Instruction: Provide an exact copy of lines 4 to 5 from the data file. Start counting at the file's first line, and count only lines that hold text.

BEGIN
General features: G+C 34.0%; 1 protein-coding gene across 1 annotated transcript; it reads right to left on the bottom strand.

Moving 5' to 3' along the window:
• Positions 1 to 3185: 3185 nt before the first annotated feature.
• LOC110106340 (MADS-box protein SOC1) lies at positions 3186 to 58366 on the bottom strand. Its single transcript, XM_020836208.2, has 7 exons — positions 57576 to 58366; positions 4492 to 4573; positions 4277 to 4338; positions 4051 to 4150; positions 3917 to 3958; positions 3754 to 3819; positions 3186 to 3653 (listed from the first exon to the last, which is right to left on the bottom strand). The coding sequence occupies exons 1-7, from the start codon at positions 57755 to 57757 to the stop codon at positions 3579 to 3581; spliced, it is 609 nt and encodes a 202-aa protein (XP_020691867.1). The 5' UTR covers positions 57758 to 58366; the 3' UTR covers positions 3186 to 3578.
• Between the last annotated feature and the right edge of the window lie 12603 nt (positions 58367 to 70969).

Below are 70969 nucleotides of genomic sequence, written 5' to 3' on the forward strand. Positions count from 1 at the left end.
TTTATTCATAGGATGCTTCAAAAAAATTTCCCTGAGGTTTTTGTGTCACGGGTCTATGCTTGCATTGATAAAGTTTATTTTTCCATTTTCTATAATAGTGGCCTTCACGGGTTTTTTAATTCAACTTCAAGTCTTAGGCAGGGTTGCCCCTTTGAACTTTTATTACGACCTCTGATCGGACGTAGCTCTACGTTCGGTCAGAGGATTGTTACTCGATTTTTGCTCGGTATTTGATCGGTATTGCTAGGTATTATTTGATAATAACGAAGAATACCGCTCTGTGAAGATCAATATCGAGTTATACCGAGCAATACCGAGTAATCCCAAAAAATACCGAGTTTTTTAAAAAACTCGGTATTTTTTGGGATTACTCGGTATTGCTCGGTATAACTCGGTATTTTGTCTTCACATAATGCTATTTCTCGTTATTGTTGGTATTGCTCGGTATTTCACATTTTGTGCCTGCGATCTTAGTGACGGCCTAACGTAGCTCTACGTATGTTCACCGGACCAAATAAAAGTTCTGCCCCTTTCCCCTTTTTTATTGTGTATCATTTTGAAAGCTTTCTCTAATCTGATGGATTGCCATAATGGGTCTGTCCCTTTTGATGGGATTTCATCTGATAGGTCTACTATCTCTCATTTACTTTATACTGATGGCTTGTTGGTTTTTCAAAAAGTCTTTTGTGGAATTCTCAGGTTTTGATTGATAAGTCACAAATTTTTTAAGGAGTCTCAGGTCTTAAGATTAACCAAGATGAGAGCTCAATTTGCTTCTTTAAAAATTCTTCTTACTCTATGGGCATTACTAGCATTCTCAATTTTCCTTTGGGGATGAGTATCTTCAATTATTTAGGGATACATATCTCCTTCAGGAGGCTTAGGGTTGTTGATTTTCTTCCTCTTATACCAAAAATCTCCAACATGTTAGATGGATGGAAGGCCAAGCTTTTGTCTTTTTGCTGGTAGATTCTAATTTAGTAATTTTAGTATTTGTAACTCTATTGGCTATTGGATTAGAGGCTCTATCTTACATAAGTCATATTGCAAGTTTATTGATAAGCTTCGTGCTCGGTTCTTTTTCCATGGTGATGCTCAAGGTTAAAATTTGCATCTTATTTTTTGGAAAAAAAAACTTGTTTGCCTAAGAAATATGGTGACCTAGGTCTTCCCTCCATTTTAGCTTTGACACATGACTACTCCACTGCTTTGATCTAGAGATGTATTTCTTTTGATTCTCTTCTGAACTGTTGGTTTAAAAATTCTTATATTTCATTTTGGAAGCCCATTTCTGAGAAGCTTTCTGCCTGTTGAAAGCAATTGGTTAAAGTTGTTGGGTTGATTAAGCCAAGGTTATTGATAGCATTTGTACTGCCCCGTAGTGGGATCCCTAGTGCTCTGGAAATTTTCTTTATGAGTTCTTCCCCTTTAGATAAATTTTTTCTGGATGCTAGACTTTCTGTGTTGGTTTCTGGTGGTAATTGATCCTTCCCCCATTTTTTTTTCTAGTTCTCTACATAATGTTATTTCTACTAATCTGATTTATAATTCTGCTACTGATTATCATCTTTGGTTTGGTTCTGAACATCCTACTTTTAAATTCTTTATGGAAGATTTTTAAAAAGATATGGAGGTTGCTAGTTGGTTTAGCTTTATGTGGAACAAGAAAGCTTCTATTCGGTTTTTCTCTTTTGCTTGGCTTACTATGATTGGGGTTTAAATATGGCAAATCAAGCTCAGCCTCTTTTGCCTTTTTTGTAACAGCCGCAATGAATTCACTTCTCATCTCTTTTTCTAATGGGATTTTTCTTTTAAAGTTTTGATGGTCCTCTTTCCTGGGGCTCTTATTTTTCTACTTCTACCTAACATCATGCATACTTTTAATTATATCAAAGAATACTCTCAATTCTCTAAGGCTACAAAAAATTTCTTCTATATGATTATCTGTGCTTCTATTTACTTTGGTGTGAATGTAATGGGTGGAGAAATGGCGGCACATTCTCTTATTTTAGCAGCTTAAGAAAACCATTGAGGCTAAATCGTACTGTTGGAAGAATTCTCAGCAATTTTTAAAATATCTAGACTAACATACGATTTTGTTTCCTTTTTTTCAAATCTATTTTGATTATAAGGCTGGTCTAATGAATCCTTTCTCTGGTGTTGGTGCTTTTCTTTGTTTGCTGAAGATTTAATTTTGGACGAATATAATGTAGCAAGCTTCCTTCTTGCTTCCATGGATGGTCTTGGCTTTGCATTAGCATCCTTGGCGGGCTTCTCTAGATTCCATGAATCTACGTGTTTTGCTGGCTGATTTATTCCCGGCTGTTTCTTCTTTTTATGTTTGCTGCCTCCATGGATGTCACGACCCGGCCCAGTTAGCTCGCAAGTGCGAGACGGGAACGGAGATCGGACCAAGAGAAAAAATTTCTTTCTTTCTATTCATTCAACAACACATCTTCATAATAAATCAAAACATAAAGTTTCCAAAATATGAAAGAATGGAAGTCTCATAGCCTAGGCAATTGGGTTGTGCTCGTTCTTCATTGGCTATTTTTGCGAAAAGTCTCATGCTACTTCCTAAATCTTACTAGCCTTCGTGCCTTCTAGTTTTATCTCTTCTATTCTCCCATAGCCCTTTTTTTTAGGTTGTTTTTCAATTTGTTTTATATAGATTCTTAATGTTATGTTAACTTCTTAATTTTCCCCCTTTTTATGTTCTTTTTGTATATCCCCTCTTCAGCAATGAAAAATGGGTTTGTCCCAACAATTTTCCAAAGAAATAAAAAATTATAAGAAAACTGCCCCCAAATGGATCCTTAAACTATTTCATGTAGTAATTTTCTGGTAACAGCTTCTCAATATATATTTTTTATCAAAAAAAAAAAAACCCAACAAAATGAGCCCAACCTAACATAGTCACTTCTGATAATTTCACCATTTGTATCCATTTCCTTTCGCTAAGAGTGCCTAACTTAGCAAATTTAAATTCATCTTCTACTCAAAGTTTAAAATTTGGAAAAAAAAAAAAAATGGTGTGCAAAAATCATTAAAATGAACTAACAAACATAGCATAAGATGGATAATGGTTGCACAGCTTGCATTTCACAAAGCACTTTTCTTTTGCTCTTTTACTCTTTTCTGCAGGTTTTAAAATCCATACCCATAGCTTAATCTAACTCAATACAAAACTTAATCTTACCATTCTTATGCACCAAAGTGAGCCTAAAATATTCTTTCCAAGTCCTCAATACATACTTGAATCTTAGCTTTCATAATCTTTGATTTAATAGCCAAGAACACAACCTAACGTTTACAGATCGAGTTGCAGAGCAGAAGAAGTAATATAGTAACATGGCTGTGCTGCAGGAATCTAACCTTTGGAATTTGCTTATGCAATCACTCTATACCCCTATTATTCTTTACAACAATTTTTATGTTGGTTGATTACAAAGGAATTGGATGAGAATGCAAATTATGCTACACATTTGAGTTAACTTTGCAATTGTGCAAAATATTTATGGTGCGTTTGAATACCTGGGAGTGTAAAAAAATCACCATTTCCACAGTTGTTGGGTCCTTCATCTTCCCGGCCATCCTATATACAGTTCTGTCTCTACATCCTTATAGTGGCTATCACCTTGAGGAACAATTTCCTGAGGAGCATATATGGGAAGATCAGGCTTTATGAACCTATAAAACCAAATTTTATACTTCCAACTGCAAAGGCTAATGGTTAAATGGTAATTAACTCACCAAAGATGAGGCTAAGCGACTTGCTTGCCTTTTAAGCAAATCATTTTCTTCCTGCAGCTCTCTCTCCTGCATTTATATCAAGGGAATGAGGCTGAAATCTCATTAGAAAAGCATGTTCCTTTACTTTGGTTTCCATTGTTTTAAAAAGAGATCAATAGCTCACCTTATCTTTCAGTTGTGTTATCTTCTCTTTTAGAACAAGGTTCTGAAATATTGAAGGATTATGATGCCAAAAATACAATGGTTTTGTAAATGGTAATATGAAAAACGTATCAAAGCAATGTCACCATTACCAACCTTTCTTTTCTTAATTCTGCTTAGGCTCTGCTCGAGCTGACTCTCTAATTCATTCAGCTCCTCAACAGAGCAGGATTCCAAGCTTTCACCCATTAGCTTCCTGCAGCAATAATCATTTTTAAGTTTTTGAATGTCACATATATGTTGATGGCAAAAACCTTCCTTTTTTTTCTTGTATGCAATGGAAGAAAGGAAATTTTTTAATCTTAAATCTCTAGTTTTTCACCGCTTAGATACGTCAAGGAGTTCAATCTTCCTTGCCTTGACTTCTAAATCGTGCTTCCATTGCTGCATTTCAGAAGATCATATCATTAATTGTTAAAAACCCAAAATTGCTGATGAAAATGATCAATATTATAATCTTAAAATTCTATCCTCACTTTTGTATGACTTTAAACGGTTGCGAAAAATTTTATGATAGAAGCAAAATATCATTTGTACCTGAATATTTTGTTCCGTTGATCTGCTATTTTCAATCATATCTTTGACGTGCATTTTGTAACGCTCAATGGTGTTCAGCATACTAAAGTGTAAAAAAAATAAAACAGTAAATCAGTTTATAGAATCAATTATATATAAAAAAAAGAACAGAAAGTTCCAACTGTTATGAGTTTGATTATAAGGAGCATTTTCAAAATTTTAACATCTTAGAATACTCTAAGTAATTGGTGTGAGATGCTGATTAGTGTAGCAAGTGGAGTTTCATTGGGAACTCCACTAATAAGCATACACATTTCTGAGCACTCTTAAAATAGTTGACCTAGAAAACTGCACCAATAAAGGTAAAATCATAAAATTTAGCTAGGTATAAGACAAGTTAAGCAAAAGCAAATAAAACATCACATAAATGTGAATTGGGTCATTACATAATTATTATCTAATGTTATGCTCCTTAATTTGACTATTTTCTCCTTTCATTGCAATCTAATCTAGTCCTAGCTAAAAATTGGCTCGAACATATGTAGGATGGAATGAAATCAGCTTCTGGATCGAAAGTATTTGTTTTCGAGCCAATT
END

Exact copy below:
• LOC110106340 (MADS-box protein SOC1) lies at positions 3186 to 58366 on the bottom strand. Its single transcript, XM_020836208.2, has 7 exons — positions 57576 to 58366; positions 4492 to 4573; positions 4277 to 4338; positions 4051 to 4150; positions 3917 to 3958; positions 3754 to 3819; positions 3186 to 3653 (listed from the first exon to the last, which is right to left on the bottom strand). The coding sequence occupies exons 1-7, from the start codon at positions 57755 to 57757 to the stop codon at positions 3579 to 3581; spliced, it is 609 nt and encodes a 202-aa protein (XP_020691867.1). The 5' UTR covers positions 57758 to 58366; the 3' UTR covers positions 3186 to 3578.
• Between the last annotated feature and the right edge of the window lie 12603 nt (positions 58367 to 70969).